Cafés and Patisseries

My favorite way to start my weekdays is with a cappuccino and a croissant from one of my favorite cafés or patisseries (pastry shops). There’s no shortage of these adorable stops in Aix, so the hardest part is finding which one you like the most. My typical stop is Chez Augustine, which is just around the corner from my apartment and typically where I get my daily baguette. Another favorite of mine for when I have more time to sit is Maison Riederer, which specializes in hot chocolate and their delicious pain au chocolats.

However, if you’re ever feeling a bit homesick or just looking for a place to study, my recommendation is Café Lumiere. One of the best places in the city to find good wifi and great iced coffee drinks (a rare find in this city). Owned and run by an American woman, the staff is incredibly welcoming and it can be a comforting feeling to walk into an English speaking business from time to time.

Restaurants in France

One of my favorite parts about French culture is the way that people here find time to enjoy each and every meal, whether that be for themselves or accompanied by friends or family. One of my favorite sit-down spots for breakfast, brunch, or lunch is at La Crêpe Sautière. This awesome crêpe spot located right near my school (IAU) serves the most delicious recipes as well as offering a build your own option. You can find a variety of fun pub/lunch spots located around la Rotonde at the edge of the historic part of the city. These spots serve cocktails, charcuterie, tapas, as well as larger plates of food that work well for lunch or dinner with friends. Some finer dining restaurants such as La Rotonde and Le Piston offer classic French dishes such as steak tartar, escargot, oysters, and more.

Market Shopping and Cooking at Home!

As a student abroad I still have to live on a budget, so eating out for every meal isn’t the most sustainable. Fortunately, Aix hosts a massive market every Tuesday, Thursday, and Saturday, which offers a variety of fresh foods at an affordable price. Since I live in an apartment, my roommates and other students in the building have started a “family dinner night” where we all contribute to the meal and cook together. Just last week we got mussels from the market and made mussel pasta with baguette and a beet salad with goat cheese. Gathering ingredients from the local market and cooking with and for your friends is such a fulfilling experience that has helped me create so many deep bonds in my program.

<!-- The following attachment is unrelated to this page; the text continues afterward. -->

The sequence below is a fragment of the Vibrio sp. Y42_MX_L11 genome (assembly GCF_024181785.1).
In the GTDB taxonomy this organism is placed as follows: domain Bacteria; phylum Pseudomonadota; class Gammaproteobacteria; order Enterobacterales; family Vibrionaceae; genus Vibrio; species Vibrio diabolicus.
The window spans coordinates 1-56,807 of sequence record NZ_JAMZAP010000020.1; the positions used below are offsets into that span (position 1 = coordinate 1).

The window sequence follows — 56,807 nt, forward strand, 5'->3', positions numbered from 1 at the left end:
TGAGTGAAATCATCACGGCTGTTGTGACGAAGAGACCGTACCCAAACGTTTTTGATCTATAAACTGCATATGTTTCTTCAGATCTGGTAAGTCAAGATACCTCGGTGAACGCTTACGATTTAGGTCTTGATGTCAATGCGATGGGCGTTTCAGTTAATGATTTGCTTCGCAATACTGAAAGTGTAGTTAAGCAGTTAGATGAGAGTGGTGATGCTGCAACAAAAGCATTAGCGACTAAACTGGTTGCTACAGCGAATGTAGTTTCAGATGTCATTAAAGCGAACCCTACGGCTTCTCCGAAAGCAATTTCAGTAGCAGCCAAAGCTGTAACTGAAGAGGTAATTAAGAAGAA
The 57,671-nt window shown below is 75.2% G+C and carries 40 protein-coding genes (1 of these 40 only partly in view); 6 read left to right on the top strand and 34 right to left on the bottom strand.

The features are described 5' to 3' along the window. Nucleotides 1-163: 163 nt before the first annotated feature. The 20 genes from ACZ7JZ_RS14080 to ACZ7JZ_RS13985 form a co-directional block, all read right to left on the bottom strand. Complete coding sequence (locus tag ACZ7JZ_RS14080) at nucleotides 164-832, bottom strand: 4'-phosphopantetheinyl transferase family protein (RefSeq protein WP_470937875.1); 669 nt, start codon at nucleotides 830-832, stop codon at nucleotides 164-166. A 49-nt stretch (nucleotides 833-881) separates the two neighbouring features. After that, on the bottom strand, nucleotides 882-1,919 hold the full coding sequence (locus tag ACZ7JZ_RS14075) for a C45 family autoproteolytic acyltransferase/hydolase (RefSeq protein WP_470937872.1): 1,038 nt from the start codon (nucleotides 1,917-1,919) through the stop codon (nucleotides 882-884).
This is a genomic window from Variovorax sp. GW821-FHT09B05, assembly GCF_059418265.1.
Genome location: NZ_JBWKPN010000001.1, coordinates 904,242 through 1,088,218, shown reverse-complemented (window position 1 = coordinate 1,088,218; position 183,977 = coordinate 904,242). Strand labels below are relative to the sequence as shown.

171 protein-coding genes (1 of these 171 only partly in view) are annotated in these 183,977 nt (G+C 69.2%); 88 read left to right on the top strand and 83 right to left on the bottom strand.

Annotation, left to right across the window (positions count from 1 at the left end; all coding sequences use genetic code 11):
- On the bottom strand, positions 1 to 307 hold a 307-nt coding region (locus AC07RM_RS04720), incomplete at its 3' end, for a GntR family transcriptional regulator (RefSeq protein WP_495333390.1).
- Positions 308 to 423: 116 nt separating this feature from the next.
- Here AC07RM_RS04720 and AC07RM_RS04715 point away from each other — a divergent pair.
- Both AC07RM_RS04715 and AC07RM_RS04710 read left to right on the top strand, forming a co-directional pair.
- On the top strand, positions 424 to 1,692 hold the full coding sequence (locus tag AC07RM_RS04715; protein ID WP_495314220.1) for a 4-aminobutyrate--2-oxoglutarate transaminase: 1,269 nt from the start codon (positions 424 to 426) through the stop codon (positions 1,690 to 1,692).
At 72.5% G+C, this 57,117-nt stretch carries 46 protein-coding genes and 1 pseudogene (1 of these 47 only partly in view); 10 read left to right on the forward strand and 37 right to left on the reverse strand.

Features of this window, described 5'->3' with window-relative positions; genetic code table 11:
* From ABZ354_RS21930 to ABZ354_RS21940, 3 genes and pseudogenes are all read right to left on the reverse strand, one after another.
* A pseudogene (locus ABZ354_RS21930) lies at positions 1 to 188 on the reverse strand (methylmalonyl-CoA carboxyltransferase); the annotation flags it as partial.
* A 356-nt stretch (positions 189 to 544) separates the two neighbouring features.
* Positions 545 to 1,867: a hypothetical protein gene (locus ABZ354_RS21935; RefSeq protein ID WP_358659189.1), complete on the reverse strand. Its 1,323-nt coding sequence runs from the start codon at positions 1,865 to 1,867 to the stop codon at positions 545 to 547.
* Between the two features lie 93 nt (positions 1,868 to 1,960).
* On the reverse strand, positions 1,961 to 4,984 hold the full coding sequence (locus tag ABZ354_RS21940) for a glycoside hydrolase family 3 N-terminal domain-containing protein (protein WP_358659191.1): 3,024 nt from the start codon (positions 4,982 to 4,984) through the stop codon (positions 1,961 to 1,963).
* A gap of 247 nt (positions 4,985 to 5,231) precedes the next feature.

The culture around food in France is much different than most people experience it in the United States. Here, meals are meant to be a time to relax and connect with people you love, such as friends or family. Meal times are much less flexible, and fast food is not nearly as common. Instead, when you go out around 12-1pm you’ll see every restaurants full, all French students are on breaks with their friends, and families are eating together. In addition to offering a wide array of delicious cultural foods, France has given me a new appreciation for how food is used to create and build connections and establish a more fulfilling way of life (even though I’m perfectly happy keeping my cheese and baguettes all to myself).